Worry not, Disney fans--this special edition DVD of the beloved Cinderella
won't turn into a pumpkin at the stroke of midnight. One of the most enduring animated films of all time, the Disney-fied adaptation of the gory Brothers Grimm fairytale became a classic in its own right, thanks to some memorable tunes (including "A Dream Is a Wish Your Heart Makes," "Bibbidi-Bobbidi-Boo," and the title song) and some endearingly cute comic relief.
The famous slipper (click for larger image)
We all know the story--the wicked stepmother and stepsisters simply won't have it, this uppity Cinderella thinking she's going to a ball designed to find the handsome prince an appropriate sweetheart, but perseverance, animal buddies, and a well-timed entrance by a fairy godmother make sure things turn out all right. There are a few striking sequences of pure animation--for example, Cinderella is reflected in bubbles drifting through the air--and the design is rich and evocative throughout. It's a simple story padded here agreeably with comic business, particularly Cinderella's rodent pals (dressed up conspicuously like the dwarf sidekicks of another famous Disney heroine) and their misadventures with a wretched cat named Lucifer. There's also much harrumphing and exposition spouting by the King and the Grand Duke. It's a much simpler and more graceful work than the more frenetically paced animated films of today, which makes it simultaneously quaint and highly gratifying. --David Kronke
For another of its classic films, Disney delivers another dazzling DVD with a gorgeous, razor-sharp picture and 5.1 sound. (Note: The 1949 film is properly presented in full-screen format, 1.33 aspect ratio, because widescreen films weren't made until the '50s.) The best part of the supplemental features is the archival material, the absolute highlight of which is two unused songs, "Cinderella's Work Song" (in which Cinderella imagines multiplying herself à la the Sorcerer's Apprentice) and "Dancing on a Cloud."
Bippity-boppity-boo! (click for larger image)
Because these numbers were never animated, they're accompanied by stylish illustrations from the Disney artists, and they're simply marvelous to look at. The artist of much of that material, Mary Blair, gets her due in a 15-minute featurette, while the better known "Nine Old Men" are the subject of a round-table discussion among some of today's top animators. In addition, a 38-minute documentary covers their contributions to specific characters of Cinderella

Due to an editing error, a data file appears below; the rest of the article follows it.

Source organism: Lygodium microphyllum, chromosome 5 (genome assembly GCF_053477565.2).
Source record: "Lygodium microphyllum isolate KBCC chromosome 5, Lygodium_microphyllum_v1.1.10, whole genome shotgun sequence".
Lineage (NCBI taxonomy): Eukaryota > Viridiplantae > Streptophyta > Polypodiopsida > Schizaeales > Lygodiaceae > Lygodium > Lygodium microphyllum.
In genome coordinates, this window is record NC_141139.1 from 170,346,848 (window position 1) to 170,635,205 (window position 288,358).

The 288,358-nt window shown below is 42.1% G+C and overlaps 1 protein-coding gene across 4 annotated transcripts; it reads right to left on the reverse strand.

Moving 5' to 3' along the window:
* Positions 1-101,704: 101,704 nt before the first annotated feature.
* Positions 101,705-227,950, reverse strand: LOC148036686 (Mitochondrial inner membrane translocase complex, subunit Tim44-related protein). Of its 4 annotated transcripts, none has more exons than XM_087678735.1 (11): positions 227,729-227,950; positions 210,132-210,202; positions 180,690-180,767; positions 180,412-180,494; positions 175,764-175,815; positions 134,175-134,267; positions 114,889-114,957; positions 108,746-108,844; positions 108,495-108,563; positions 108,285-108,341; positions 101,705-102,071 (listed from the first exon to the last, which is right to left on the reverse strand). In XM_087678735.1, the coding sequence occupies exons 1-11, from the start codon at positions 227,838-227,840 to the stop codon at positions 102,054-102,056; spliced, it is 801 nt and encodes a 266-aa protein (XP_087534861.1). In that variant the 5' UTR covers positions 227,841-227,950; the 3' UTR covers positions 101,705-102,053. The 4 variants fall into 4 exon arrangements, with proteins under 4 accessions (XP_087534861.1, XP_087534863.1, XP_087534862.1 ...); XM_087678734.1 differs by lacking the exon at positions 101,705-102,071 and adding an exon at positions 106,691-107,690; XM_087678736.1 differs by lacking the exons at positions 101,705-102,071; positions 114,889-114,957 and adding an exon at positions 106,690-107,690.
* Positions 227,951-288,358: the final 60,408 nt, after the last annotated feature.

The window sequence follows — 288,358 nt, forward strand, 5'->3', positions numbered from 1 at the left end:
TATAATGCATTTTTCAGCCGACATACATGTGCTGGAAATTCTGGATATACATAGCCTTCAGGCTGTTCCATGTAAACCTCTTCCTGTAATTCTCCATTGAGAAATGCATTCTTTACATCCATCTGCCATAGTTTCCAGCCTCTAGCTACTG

as well as the film in general and the vocal cast. Also on the historical side is "The Cinderella
That Almost Was," tracking the development of the project through decades of original Disney concepts, characters, and songs, including the 1922 silent "Laugh-o-Gram," which is also included in its entirety.
Additional musical material includes three radio programs and a short promo of the movie by Perry Como, in which he summarizes the plot amid some songs by the Fontaine Sisters, star Ilene Woods, and the host himself.
The pumpkin transformed (click for larger image)
Seven other unused songs (17 minutes total) are available in audio only. The material for kids is on the sparse side, consisting of two music videos, Disney Channel personality Sally (from "Mike's Super Short Show") learning how to become a princess with the help of the Extreme Makeover: Home Edition
crew and others, a minor dancing-princess feature, and a DVD-ROM design studio. Oddest extra: ESPN's "top Cinderella stories," including the 1980 U.S. Olympic hockey team and Joe Namath's New York Jets, although stories on Mia Hamm and tennis's Williams sisters should appeal to the film's primary target audience of young girls. --David Horiuchi
Cinderella Throughout the Years